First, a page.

BOOK REVIEW : No Pat Ending for Tale of Transformation

As practiced by the modest narrator of this winsome novel, “Aunt” becomes a full-fledged profession. If there were aunt certification boards, Louise would rate high honors.

Although the story is told in a series of flashbacks, “Instead of You” officially begins when Charlotte Asher, the elder of two sisters, is killed in a bizarre auto accident. Driving home to the suburbs behind a truckload of Halloween pumpkins, she sees them tumbling off the flatbed; she swerves and hits a telephone pole.

When bereaved husband Sam delivers the frightful message to sister Louise, she walks out of her own life, leaving her New York apartment, her job as a music teacher and her significant other, a struggling screenwriter named Richard. Within hours, she’s taken charge of her dazed brother-in-law and her two young nieces, planning to stay only until they can hire a suitable person to manage the household.

Although Louise makes an effort to find a surrogate, both she and her sister’s family realize that only one person could even begin to replace Charlotte--Louise. She had been practicing for that role all her life, struggling to keep up with her dynamic, capable, witty older sister. Finally accepting the fact that there could only be one Charlotte, Louise had quietly settled for second best.


The rivalry has long since been over when she suddenly finds herself obliged to compete all over again with the sister who has been not only a perfect mother and wife, but a favored daughter as well.

Always the more adventurous of the two girls, Charlotte was the leader and the free spirit. Married, she embraced domesticity with a vengeance. Her garden was an inspiration, her dinner parties memorable, her children, Sara and Anne, paragons. Louise intends to stay only until “we find the right person and get our bearings.” To prove it, she diligently pays her apartment rent each month.

Because Louise’s boyfriend is in Hollywood and the school has found a substitute to take her classes, there’s no real reason for her to rush back to the city. While she would be the last to admit it, this tragedy is Louise’s chance to prove, once and for all, that she’s every bit as efficient and talented as Charlotte--to prove it not only to herself, but to her parents, her domineering grandfather and his intrepid 90-year-old sister, and to Charlotte’s heartbroken daughters and husband. If foot-dragging boyfriend Richard were to see her as a model of all the wifely graces, he might even recover from his chronic non-commitment syndrome and whisk her away to a rural paradise of her own.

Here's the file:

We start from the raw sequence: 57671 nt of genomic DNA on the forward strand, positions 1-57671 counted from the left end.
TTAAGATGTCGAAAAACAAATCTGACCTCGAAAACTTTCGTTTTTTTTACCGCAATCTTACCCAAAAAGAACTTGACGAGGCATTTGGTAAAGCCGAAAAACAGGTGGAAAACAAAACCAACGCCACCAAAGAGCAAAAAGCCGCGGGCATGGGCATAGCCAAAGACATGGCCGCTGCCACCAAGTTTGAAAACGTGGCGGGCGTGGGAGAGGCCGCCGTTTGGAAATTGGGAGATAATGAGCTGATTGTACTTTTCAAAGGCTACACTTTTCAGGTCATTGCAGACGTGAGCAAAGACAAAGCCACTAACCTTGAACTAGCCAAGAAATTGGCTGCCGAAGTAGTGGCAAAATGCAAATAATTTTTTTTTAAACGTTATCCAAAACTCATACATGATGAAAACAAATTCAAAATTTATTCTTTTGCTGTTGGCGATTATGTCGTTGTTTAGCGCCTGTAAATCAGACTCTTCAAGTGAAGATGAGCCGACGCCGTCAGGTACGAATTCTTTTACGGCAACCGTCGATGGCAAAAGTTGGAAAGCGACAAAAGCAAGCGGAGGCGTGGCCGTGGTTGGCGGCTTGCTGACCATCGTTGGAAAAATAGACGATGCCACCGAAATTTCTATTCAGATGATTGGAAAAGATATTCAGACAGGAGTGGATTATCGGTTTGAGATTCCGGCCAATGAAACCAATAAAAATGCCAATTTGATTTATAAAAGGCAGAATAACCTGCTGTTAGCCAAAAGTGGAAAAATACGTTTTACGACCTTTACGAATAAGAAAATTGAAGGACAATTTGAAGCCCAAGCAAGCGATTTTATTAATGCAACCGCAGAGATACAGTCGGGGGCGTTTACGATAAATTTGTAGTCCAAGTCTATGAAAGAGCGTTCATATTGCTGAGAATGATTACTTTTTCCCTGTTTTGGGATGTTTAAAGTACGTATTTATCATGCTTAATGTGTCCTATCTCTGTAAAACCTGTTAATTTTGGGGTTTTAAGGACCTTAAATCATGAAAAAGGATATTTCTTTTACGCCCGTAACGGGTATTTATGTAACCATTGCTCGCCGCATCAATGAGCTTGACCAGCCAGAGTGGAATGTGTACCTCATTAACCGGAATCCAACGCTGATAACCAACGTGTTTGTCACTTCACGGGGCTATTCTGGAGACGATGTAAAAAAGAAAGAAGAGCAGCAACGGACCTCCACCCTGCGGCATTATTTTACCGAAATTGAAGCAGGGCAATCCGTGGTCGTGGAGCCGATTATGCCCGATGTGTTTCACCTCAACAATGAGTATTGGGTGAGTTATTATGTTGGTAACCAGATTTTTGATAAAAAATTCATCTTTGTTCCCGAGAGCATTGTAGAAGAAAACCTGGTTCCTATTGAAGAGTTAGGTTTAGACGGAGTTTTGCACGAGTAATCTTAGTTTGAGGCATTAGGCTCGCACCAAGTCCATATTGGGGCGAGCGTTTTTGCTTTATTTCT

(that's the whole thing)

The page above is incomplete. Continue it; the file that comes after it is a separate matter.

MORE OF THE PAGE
These subversive thoughts are never expressed by either Louise or the author, but they inevitably occur to the reader, who hopes that will be exactly what happens--a pat and predictable ending for the book, but the life Louise deserves and desires.


Schraft is too subtle and skillful by far to offer this ending. Instead of bringing Richard back from the coast to see Louise gracefully coping with her awesome responsibilities, the author leaves him in Hollywood to take meetings and do lunches. Louise performs her wonders for an audience of her mother, her nieces and Sam, all of whom soon begin to take her for granted. She’s appreciated most by a scholarly Teddy bear of a fellow named Fred, who is no match for the glamorous Richard.

In the course of the suburban sojourn, Louise’s father takes a marital holiday from her mother; old age abruptly overwhelms her indomitable great aunt, and her autocratic grandfather becomes more irascible than ever. Between these new family crises, Louise relives her own childhood with Charlotte, coming to the realization that her sister’s relentless pursuit of perfection in all things may have masked insecurities more complex than Louise’s own.

Telling this fundamentally melancholy story with a delicately light touch, Schraft has produced an appealing novel that begins with a catastrophe and ends with a transformation.

INSTEAD OF YOU: by Constance Schraft Ticknor & Fields $19.95, 206 pages


Next: Carolyn See reviews “The World of Nagaraj” by R.K. Narayan (Viking).